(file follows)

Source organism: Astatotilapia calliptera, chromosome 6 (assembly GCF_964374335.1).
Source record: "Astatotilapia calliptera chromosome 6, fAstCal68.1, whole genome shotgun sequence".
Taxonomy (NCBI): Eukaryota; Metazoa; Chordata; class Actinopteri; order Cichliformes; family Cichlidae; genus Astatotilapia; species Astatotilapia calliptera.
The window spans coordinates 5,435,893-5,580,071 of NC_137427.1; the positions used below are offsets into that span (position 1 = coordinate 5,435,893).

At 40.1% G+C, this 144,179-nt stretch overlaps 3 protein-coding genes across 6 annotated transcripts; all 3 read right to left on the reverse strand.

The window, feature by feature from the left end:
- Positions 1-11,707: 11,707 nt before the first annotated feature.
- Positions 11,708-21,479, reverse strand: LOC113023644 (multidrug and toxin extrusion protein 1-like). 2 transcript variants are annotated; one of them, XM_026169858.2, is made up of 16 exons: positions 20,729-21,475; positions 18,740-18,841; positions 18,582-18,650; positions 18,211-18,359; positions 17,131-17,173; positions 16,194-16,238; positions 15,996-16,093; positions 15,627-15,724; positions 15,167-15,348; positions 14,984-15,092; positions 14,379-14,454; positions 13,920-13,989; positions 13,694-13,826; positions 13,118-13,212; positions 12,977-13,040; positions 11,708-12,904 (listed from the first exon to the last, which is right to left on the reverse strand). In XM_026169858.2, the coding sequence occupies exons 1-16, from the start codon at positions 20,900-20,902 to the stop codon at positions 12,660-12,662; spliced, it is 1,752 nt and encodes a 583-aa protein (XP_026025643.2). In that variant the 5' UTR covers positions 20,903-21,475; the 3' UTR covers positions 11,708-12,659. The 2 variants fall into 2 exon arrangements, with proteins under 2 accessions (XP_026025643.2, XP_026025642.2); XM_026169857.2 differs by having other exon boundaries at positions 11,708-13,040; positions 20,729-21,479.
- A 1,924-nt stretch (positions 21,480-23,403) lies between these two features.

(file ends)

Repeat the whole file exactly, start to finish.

Source organism: Astatotilapia calliptera, chromosome 6 (assembly GCF_964374335.1).
Source record: "Astatotilapia calliptera chromosome 6, fAstCal68.1, whole genome shotgun sequence".
Taxonomy (NCBI): Eukaryota; Metazoa; Chordata; class Actinopteri; order Cichliformes; family Cichlidae; genus Astatotilapia; species Astatotilapia calliptera.
The window spans coordinates 5,435,893-5,580,071 of NC_137427.1; the positions used below are offsets into that span (position 1 = coordinate 5,435,893).

At 40.1% G+C, this 144,179-nt stretch overlaps 3 protein-coding genes across 6 annotated transcripts; all 3 read right to left on the reverse strand.

The window, feature by feature from the left end:
- Positions 1-11,707: 11,707 nt before the first annotated feature.
- Positions 11,708-21,479, reverse strand: LOC113023644 (multidrug and toxin extrusion protein 1-like). 2 transcript variants are annotated; one of them, XM_026169858.2, is made up of 16 exons: positions 20,729-21,475; positions 18,740-18,841; positions 18,582-18,650; positions 18,211-18,359; positions 17,131-17,173; positions 16,194-16,238; positions 15,996-16,093; positions 15,627-15,724; positions 15,167-15,348; positions 14,984-15,092; positions 14,379-14,454; positions 13,920-13,989; positions 13,694-13,826; positions 13,118-13,212; positions 12,977-13,040; positions 11,708-12,904 (listed from the first exon to the last, which is right to left on the reverse strand). In XM_026169858.2, the coding sequence occupies exons 1-16, from the start codon at positions 20,900-20,902 to the stop codon at positions 12,660-12,662; spliced, it is 1,752 nt and encodes a 583-aa protein (XP_026025643.2). In that variant the 5' UTR covers positions 20,903-21,475; the 3' UTR covers positions 11,708-12,659. The 2 variants fall into 2 exon arrangements, with proteins under 2 accessions (XP_026025643.2, XP_026025642.2); XM_026169857.2 differs by having other exon boundaries at positions 11,708-13,040; positions 20,729-21,479.
- A 1,924-nt stretch (positions 21,480-23,403) lies between these two features.